Outdoor Advertising Startup Firefly Can Now Target Ads Based on Weather

Backed by Google funding, company has teamed with AccuWeather

taxi-top ad by firefly showing the weather by AccuWeather
Firefly's digital screens appear on top of cabs, delivery and rideshare vehicles. Firefly

Just in time for fall, marketers can now target taxi-top ads to shift with the dipping temperatures.

Off the back of a May 2019 $30 million funding round led by Google’s investment arm, Firefly—a California-based startup that tacks digital screens atop vehicles across the country—announced a partnership with weather analytics giant AccuWeather to bring forecasts into Firefly’s platform. Now, the hundreds of cabs, delivery and rideshare vehicles topped by Firefly’s programmatic screens will shine ads that respond to the weather conditions they’re driving through.

The company also announced that its fleets will be rolling into two new cities—Chicago and Dallas—in addition to its existing footprint in New York, Los Angeles and San Francisco.

“A lot of people are looking at how they can bring some kind of interaction with the physical world into their campaigns, but haven’t had the chance,” said Firefly CEO Kaan Gunay. “We’re always all about bringing more innovation to this physical advertising space.”

It’s a partnership that shows the pull weather data can have for media buyers who might want to target, say, hot drinks and sweaters when temperatures drop, or umbrellas when things get drizzly. Though Firefly declined to share its clientele for these weather-sensitive campaigns, Gunay said the idea to partner with AccuWeather came after fielding requests from multiple media buyers—and recent months have seen major brands like Kohl’s, Rite Aid and Subway partnering with their own weather analytics firms.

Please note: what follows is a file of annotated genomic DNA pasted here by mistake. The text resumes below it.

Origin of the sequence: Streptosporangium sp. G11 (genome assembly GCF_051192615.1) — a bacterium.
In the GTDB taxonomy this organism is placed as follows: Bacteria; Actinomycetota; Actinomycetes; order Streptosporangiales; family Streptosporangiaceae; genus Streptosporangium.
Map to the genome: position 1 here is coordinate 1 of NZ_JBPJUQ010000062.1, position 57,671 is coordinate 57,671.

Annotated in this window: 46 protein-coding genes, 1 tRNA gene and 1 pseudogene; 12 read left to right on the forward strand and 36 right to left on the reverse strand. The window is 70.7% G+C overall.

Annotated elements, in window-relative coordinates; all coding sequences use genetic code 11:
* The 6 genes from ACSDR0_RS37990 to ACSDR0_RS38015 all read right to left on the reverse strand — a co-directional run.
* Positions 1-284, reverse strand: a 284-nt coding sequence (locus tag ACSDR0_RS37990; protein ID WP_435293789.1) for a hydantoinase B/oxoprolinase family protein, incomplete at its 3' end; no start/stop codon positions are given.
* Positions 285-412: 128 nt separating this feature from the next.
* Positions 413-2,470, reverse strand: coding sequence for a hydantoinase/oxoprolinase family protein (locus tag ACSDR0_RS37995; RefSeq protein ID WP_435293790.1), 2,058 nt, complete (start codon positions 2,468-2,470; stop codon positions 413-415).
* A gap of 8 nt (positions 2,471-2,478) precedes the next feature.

While the AccuWeather partnership was driven by advertiser demand, Gunay said the expansion into these new locales was driven just as much by the need to find drivers willing to pilot Firefly’s screens around their cities. “Following the media markets is a big part of the puzzle, but not all of it,” he explained. “Both drivers and advertisers are equally important clients of ours.”

AccuWeather, for its part, has rocketed into the ad-tech space in recent months. Just this month, the company inked a contract with IPG’s Huge to handle its digital initiatives and debuted AccuWeatherIQ, a data offering that allows any marketer to plug into its proprietary weather forecasts to better target their campaigns.

@swodinsky shoshana.wodinsky@adweek.com Shoshana Wodinsky is Adweek's platforms reporter, where she covers the financial and societal impacts of major social networks. She was previously a tech reporter for The Verge and NBC News.